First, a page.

Councilman Jose Moreno publicly disagreed with Fabela’s legal assessment in believing the measure still very much applied to the Mouse. His analytical acumen has been suspect in the past, most recently oddly promoting on social media a Los Angeles Times op-ed by UC Irvine Econ professor Amihai Glazer opposing Measure L in arguing that keeping labor costs (i.e. wages) low ensures maximum attendance at Disney theme parks thereby bolstering potential gate tax revenue should such a policy ever be enacted. But this time, Moreno had help. He held a letter in hand that McCracken addressed to city staff reading, “law and common sense will agree on this issue. The ’96 agreement, which runs until 2037, is a subsidy to Disney in which it gets back its own tax payments.”
Moreno, who is running for reelection against pro-subsidy candidate Mitch Caldwell, articulated an insurance policy argument for passing the living measure based on the potential outcome of the local election. “If a future council decides to provide another set of hundreds of millions of dollars of taxpayer giveaways,” he said, “at the very least, that company, whether it be Disney or any other, will have to pay a higher wage.”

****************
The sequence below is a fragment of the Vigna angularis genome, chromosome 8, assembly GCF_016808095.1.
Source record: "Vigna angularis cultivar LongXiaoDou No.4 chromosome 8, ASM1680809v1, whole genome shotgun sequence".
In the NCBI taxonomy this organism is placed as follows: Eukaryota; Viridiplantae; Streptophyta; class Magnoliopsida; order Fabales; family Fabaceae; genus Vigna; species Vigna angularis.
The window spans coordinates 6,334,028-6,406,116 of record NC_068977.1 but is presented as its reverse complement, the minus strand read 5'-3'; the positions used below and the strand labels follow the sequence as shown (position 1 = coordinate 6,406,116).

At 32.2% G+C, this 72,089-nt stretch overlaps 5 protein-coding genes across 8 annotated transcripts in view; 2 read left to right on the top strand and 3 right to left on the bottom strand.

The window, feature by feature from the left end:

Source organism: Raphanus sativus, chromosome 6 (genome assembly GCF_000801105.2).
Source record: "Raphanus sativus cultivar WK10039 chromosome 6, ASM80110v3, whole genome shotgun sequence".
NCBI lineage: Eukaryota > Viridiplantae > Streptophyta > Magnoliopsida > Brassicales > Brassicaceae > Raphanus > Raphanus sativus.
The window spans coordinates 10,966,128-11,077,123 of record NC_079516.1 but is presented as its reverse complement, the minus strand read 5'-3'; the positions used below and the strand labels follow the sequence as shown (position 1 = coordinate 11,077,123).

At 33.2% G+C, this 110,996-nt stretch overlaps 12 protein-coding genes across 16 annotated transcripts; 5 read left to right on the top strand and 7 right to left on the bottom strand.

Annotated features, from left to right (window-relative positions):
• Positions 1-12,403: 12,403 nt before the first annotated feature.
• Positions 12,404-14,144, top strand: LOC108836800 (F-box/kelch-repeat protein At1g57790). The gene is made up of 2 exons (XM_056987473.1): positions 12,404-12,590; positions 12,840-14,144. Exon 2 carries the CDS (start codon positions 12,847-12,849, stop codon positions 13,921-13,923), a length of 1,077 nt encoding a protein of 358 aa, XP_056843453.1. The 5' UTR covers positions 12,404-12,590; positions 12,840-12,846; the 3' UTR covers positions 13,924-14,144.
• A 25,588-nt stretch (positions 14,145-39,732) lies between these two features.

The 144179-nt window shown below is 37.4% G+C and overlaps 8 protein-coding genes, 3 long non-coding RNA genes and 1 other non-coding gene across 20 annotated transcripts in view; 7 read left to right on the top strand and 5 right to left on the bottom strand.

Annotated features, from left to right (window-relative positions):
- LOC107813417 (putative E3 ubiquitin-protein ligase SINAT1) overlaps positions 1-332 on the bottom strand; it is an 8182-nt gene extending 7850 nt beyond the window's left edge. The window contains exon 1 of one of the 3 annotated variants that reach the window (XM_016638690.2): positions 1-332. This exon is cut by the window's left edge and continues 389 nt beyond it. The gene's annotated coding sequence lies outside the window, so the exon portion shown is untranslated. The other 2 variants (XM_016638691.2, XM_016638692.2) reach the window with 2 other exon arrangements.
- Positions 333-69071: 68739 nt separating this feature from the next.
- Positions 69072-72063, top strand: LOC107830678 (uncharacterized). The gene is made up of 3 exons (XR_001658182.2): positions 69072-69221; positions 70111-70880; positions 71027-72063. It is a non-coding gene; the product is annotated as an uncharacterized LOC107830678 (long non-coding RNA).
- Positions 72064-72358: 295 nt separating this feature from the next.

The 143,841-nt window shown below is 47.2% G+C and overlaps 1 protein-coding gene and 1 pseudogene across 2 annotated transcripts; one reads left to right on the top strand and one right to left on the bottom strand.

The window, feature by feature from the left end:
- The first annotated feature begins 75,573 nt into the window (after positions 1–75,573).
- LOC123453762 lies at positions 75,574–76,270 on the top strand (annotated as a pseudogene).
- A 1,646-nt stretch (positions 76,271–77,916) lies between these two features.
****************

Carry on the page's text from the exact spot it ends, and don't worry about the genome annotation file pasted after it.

Murray took umbrage with Moreno’s critiques of Disney’s involvement in elections. She waved a Measure L mailer that also promoted the election bids of Moreno and mayoral hopeful Ashleigh Aitken, who’s gone on record supporting the living wage initiative as well as corporate subsidies, provided they benefit the community. “Your mail is being funded by Unite Here, SEIU, and the proponents of Measure L,” she said. “They’re co-branding your campaign.”
With that, the shit show escalated faster that the measure’s living wage scale!
“Is that right?” Moreno said, with amusement. “Oh, can I see that? Is it a good picture?” He cited election law in claiming ignorance of the independent expenditure mailers.